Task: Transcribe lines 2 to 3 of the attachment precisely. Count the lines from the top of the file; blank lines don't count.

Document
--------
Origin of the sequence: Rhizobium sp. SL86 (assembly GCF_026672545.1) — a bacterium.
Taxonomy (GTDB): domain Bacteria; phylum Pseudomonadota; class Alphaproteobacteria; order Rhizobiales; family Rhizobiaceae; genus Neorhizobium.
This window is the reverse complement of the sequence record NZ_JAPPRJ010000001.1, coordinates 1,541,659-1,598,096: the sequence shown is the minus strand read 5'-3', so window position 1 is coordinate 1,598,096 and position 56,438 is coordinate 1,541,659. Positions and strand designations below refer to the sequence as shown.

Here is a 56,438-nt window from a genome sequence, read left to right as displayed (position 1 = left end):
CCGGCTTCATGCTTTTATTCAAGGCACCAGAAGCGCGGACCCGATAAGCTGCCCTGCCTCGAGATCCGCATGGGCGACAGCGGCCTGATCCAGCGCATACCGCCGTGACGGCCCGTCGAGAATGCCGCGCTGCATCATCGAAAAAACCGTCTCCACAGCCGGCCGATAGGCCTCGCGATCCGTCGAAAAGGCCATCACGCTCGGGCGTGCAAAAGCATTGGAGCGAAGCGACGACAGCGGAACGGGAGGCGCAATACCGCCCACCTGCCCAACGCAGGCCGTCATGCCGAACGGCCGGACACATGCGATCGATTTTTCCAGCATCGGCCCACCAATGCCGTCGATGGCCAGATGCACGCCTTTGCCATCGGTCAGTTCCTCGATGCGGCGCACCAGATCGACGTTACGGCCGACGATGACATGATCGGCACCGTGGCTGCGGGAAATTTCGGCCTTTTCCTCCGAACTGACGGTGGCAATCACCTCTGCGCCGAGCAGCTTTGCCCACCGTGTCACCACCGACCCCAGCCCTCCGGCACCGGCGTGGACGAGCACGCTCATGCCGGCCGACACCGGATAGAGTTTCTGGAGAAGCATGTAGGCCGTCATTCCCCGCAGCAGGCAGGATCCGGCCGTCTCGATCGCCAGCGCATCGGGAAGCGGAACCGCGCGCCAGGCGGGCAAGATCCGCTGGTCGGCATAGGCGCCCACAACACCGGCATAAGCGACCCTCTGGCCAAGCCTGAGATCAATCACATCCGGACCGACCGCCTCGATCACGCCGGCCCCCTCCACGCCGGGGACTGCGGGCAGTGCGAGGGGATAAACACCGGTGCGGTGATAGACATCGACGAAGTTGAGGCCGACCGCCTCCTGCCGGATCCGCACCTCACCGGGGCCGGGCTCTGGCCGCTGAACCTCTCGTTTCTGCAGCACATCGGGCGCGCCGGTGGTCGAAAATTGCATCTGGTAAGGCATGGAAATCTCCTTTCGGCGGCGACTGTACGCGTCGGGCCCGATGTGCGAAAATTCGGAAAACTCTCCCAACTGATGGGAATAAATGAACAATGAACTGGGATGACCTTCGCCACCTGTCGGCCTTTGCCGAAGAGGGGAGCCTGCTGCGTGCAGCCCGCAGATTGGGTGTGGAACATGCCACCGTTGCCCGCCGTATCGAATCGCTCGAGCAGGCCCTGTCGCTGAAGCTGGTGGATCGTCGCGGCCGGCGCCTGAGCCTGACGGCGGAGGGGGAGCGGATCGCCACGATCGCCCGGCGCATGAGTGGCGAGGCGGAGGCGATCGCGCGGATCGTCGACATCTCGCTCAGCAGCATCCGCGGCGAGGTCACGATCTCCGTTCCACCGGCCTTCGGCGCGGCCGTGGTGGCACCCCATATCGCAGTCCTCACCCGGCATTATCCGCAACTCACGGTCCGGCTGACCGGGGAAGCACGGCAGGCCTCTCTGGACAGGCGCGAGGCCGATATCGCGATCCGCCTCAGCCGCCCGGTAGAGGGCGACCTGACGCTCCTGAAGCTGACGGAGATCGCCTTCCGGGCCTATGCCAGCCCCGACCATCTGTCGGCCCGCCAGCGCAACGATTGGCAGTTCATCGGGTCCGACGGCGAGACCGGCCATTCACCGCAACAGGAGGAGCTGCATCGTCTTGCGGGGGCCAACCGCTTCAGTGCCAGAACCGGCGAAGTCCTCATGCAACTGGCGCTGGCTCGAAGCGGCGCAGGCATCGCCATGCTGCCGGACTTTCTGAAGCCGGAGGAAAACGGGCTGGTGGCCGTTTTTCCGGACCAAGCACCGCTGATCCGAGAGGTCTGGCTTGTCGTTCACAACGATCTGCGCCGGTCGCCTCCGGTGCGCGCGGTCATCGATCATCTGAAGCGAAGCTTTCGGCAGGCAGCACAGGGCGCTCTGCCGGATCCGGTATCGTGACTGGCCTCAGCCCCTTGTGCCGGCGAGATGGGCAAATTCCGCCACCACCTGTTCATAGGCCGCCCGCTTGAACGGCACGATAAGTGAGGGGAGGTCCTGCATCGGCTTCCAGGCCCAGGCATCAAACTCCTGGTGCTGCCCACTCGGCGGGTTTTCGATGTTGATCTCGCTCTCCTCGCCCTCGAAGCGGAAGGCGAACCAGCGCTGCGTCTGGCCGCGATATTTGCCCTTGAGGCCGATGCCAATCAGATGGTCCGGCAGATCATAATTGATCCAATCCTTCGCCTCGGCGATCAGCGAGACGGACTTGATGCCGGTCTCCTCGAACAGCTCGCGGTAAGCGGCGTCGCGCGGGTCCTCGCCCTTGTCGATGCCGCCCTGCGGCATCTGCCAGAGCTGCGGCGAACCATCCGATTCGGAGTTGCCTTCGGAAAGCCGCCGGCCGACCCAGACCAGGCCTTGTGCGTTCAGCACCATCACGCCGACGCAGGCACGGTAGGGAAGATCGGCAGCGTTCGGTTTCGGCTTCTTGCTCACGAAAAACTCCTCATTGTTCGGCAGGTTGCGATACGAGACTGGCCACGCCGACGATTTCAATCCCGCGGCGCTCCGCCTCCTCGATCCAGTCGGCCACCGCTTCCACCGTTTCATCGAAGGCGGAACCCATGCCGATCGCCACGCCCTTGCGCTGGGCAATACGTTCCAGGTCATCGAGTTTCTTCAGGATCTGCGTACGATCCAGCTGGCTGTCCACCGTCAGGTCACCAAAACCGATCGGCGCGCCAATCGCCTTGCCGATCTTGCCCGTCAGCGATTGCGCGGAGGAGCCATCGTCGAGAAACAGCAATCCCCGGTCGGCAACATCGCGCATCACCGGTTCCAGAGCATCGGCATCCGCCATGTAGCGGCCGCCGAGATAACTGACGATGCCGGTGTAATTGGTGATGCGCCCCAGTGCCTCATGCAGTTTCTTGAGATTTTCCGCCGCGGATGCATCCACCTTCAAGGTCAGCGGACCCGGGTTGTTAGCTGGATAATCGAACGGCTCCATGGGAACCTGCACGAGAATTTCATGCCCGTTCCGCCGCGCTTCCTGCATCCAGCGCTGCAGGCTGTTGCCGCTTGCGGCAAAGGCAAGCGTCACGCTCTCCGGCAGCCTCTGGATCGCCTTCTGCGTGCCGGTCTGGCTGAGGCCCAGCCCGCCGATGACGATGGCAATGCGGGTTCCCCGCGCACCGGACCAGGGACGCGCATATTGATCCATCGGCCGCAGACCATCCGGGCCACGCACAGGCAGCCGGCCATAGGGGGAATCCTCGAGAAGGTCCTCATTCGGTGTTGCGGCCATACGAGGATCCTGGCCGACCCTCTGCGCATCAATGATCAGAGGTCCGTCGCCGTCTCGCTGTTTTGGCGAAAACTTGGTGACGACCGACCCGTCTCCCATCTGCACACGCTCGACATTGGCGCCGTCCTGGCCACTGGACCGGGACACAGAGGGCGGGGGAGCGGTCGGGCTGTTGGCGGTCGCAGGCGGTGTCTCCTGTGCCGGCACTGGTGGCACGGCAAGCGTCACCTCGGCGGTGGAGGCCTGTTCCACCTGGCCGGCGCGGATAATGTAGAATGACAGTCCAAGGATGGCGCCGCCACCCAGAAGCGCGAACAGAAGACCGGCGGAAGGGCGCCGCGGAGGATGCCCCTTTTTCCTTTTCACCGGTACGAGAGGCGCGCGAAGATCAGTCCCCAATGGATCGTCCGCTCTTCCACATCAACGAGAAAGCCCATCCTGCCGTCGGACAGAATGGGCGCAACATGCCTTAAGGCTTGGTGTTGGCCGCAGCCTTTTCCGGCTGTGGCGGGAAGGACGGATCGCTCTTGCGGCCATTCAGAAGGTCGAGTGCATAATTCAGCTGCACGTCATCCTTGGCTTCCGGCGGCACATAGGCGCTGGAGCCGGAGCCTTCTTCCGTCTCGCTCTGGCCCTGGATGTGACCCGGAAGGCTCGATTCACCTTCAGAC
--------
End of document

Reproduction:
Taxonomy (GTDB): domain Bacteria; phylum Pseudomonadota; class Alphaproteobacteria; order Rhizobiales; family Rhizobiaceae; genus Neorhizobium.
This window is the reverse complement of the sequence record NZ_JAPPRJ010000001.1, coordinates 1,541,659-1,598,096: the sequence shown is the minus strand read 5'-3', so window position 1 is coordinate 1,598,096 and position 56,438 is coordinate 1,541,659. Positions and strand designations below refer to the sequence as shown.